Learner Awareness Statement
I am cleaning up paint pots during first break, when I turn around to see child A standing in the door way to the classroom. All the children are meant to be outside in the playground at this time but I sense that child A has something on their mind as they have been very quiet all morning so I ask if there is anything bothering them and if they would like to come into the classroom? They accept my invitation and walk into the classroom. I wait for them to start speaking. Child A tells me that child B has been has been sending them nasty text messages and making fun of them in front of their peers.
I make sure my body language is open and stay quiet as I feel they have not finished their story and don’t want to interrupt in case they bottle up and stop speaking. Child A continues by saying that it is upsetting them every day and they now get an awful sick feeling in their stomach every time their phone message notification sounds. I ask if they would like to tell me what has been said in the messages, but child A declines so I nod understandingly. I reassure child A they have done the right thing by coming to speak to me and I will do everything I can to deal with the situation. I state that although I understand that it’s difficult, I cannot keep this to myself and will have to speak to the classroom teacher, as I am a voluntary classroom assistant I am un-able to deal with this alone.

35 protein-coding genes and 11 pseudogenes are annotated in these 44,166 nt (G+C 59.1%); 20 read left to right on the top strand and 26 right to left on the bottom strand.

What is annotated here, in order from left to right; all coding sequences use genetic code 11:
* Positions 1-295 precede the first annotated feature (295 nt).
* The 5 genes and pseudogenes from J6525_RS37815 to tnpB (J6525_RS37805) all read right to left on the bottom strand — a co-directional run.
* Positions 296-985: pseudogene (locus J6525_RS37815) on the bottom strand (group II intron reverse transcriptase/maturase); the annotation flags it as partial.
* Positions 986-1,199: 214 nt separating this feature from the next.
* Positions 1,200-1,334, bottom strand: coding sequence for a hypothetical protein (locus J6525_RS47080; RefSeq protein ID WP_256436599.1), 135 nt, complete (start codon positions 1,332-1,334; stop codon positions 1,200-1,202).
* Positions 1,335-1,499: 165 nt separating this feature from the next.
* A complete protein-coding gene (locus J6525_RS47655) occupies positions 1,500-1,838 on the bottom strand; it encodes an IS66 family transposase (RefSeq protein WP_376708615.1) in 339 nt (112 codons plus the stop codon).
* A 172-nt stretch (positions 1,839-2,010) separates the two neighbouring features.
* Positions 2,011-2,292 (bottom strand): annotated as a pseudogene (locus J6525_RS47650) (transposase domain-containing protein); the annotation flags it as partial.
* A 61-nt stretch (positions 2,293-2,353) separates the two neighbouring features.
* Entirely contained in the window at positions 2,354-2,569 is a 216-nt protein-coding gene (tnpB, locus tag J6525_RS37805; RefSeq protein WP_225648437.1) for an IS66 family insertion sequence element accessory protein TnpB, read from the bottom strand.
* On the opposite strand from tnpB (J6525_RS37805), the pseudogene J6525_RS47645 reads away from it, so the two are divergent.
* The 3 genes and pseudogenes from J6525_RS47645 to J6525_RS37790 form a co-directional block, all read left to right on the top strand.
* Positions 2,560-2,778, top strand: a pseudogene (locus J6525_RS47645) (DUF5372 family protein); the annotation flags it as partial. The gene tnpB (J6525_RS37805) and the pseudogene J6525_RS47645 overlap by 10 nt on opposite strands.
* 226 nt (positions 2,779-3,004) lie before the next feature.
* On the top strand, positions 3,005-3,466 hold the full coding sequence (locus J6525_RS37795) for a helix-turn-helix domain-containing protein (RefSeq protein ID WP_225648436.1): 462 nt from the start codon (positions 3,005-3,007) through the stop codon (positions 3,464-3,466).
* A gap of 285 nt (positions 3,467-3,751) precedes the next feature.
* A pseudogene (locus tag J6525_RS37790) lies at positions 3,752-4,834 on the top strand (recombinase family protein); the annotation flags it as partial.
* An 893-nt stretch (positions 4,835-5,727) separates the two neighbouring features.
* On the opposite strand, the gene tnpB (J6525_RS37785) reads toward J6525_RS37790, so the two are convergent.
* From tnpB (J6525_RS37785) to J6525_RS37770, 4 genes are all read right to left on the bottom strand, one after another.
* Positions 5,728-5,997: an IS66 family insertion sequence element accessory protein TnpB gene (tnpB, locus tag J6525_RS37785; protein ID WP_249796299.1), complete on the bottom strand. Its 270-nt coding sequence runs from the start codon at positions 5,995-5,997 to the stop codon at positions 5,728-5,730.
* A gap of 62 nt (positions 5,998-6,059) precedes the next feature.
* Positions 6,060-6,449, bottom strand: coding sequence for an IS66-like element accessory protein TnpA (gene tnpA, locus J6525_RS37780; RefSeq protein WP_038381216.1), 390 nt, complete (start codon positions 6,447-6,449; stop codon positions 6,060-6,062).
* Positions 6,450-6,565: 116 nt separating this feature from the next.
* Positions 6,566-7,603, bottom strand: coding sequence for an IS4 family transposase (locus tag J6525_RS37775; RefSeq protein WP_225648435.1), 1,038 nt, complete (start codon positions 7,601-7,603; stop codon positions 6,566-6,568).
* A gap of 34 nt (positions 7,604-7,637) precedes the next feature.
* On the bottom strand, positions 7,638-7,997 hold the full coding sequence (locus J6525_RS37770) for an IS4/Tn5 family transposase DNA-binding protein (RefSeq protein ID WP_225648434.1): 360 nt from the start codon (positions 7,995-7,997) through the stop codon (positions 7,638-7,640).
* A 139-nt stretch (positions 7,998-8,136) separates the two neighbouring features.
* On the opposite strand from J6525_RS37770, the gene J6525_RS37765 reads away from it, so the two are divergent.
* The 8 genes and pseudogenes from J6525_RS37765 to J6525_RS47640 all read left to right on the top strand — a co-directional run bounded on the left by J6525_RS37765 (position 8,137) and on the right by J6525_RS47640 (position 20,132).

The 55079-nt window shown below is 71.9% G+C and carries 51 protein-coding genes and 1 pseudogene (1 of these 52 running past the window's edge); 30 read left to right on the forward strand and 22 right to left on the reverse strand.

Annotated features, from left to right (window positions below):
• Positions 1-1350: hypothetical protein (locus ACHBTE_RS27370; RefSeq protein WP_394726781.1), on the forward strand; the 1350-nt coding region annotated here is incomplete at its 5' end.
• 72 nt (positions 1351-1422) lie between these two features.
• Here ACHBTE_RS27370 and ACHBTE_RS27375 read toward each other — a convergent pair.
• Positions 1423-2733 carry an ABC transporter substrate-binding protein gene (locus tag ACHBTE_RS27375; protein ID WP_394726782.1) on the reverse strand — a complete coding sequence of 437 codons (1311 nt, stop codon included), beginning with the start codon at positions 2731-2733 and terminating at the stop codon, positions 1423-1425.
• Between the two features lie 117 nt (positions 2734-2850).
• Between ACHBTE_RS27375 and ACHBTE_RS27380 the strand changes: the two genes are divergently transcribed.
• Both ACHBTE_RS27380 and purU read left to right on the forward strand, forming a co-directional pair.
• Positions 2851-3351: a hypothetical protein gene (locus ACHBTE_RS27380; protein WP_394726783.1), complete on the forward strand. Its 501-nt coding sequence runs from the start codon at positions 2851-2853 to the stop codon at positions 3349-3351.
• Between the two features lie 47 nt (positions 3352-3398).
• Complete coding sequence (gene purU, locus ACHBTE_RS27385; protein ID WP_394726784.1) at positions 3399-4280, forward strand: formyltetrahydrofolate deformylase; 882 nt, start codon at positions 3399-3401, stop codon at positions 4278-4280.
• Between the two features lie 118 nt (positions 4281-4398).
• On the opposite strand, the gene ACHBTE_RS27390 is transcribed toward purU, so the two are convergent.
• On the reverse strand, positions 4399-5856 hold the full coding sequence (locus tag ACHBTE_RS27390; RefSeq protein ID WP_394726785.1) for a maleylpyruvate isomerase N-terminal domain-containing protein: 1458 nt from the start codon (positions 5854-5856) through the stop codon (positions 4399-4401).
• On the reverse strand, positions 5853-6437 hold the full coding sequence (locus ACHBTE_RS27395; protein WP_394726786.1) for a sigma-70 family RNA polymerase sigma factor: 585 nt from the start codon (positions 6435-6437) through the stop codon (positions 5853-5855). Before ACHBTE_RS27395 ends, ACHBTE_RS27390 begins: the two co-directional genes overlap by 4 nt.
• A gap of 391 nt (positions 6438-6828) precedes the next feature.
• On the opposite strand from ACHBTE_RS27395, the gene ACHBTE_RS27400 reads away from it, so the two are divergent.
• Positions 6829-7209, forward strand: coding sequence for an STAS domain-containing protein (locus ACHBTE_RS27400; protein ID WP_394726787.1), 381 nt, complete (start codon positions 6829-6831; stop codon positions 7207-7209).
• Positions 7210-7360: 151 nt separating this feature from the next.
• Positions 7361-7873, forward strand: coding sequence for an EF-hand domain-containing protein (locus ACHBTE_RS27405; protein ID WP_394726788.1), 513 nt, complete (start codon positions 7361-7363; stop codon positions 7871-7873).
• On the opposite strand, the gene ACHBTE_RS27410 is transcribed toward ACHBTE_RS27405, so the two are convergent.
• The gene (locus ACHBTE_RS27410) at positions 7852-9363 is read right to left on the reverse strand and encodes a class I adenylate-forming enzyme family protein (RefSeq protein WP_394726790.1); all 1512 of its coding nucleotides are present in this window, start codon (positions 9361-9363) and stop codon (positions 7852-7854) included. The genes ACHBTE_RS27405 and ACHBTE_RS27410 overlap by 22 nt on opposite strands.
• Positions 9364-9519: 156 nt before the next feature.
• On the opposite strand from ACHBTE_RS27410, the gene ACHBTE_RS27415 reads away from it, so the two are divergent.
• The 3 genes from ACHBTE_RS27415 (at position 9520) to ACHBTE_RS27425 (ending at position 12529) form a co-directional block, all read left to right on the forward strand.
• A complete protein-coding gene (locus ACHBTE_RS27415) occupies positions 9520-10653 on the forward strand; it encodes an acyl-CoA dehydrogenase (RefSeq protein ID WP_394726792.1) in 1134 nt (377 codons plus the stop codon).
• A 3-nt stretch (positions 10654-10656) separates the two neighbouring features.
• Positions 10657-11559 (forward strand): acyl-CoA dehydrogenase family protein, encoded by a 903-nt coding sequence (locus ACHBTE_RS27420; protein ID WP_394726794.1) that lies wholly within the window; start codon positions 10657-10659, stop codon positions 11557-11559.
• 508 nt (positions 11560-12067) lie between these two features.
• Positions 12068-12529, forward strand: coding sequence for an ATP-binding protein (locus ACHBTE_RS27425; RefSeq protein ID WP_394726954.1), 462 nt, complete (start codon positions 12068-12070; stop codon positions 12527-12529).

Child A begins to get upset but I comfort them by telling them that now it is no longer a secret we can deal with the bullying and confront the bully and offer some tissues to dry their eyes. I ask if child A has told their parents and they say “no”. I tell them that they don’t have to tell their parents but they may find it helpful to have support at home and that their parents love them and would just want to be there for them. I then ask what they would like the outcome to be.
Child A says they just want the text messages and the teasing to stop. I ask if they would like to speak to the classroom teacher themselves or would they prefer me to first broach the subject. Child A asks that I speak to the class teacher first.
I ask if I they have kept the messages on the phone and if so could I take the phone to the teacher. Child A says there are only messages from today, about 10 and agrees to this and passes me the phone. I tell them I will not look at the messages if they don’t want me to, to which child A says no please don’t they are embarrassing. I promise I won’t look but ask if they will give permission for the class teacher to look at the messages and child A agrees. I ask is there anything else upsetting them and child A replies no. I tell child A I will go and speak to the teacher now if they like, and they are welcome to stay sat quietly in the classroom until I get back and again reassure them that everything will feel better now they have spoken about the bullying. They look worried but agree to sit quietly in the book corner while they wait for me.
I head off to the staffroom and find the class teacher. I ask if I can speak to them quietly about something. We go to a quiet corner where I tell them what child A has just disclosed to me and hand them the phone. The teacher asks me to take them to where child A is waiting as they may appreciate the familiarity and But then asks that I go and write down in as much detail as possible what was said to correctly record the allegation.